Nov 6, 1982




Geneva Nov (IPS) by Chakravarthi Raghavan -- GATT's hour of truth will be in October -November when decisions have to be made, and a mere formulation of words will not do, the Director-General of the General Agreement on Tariffs and Trade, Mr Arthur Dunkel said in August in an interview.

October has come and gone, and ministers will soon be around in Geneva in the last week of November.

In the fable, the Emperor and his citizens were able to see the truth when a child, innocent and unafraid, saw no fine gold clothes on the emperor and shouted the emperor was naked.

No such child, or any outsider, will be present when the ministers and their entourage meet in Geneva's International Conference Centre, with all the fanfare of media buildup and publicity that has been going on for months. As now scheduled, the press will not be allowed in either.


It was in 1946 that the United Nations General Assembly laid down the basic policy of the organization to public information and access to it. With refinements over time this is still the basic guideline for the UN system.

But GATT being a 'contract' and an 'agreement' has always been closed to the public and the press, and no press freedom committee anywhere has protested though they raise vociferous campaigns when UNESCO holds a small consultation in private.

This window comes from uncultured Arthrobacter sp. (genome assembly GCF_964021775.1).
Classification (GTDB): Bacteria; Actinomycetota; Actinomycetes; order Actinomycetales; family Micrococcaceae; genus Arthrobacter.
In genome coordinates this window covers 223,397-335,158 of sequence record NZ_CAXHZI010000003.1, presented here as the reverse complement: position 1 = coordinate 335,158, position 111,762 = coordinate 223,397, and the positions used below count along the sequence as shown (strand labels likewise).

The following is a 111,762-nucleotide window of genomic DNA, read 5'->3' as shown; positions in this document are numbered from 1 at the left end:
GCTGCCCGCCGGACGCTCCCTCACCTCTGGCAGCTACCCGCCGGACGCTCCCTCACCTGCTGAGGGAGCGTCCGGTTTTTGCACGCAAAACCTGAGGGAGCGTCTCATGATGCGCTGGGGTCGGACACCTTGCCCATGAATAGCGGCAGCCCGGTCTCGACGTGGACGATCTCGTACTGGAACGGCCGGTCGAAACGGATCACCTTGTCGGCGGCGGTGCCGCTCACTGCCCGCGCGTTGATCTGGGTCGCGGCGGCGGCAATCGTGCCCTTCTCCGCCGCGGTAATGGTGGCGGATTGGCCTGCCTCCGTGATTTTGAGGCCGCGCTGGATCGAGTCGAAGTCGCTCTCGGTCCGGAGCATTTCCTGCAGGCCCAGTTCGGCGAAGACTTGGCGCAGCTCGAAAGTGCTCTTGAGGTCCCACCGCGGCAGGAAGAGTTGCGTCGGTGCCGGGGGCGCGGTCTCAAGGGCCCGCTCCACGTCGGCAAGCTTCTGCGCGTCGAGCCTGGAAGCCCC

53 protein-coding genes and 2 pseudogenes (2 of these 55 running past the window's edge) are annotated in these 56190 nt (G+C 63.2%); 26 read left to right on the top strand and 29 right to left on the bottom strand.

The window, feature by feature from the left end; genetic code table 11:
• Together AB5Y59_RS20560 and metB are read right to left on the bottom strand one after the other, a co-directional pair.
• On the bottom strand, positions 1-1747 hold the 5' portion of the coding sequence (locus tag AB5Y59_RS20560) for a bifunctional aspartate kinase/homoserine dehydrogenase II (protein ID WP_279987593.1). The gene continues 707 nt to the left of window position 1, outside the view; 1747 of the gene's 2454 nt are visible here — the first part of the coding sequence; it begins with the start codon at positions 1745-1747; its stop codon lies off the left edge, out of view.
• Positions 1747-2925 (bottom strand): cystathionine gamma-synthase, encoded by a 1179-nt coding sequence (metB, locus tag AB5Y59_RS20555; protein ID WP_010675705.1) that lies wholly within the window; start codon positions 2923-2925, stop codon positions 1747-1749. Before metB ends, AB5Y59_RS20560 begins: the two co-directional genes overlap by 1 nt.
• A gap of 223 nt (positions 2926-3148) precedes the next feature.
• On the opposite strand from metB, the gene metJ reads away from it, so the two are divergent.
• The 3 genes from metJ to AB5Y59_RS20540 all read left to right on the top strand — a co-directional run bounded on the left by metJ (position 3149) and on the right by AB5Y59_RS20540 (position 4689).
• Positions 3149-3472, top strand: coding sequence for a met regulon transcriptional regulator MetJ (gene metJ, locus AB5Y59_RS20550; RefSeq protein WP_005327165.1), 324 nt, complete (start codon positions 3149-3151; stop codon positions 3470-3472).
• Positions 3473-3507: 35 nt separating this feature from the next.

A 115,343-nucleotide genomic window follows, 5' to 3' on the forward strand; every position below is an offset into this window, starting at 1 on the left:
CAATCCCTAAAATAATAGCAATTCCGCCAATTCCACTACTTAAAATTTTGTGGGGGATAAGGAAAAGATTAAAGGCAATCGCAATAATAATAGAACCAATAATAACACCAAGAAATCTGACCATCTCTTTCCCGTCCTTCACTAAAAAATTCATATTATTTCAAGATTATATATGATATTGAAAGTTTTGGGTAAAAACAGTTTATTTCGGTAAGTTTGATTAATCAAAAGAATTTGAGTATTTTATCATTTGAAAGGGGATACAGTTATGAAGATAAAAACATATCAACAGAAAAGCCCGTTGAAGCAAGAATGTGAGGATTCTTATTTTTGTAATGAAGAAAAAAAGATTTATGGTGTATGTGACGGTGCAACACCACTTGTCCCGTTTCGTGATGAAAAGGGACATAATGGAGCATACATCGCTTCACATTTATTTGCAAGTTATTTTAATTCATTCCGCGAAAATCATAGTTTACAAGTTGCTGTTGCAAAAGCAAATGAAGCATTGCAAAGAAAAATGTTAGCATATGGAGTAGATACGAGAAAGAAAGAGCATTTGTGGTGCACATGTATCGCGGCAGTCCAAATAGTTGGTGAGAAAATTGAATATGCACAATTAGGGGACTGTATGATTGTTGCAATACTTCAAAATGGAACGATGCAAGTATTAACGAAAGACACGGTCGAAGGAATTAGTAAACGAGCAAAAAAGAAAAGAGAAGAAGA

At GATT the press has to depend on briefings by the official spokesmen and talk to delegates. It has no access officially even to the basic documents and reports before a meeting. With all the professional competence and desire to be helpful on the part of the spokesmen, they function within the limitations of the dominant structures of GATT. If the Third World views get less known than those of the industrialized world, and within them of the USA and the EEC, it is also due to the transnational information system, and the fact that there are less than a handful reporting for Third World media from Geneva.


Third World countries are increasingly concerned about this, and are trying to get the ministerial meeting atleast thrown open to the press, though they know even this will have only limited effect on the reportage - the US and EEC views will still be covered globally, with perhaps those of other individual countries beamed back to their respective countries.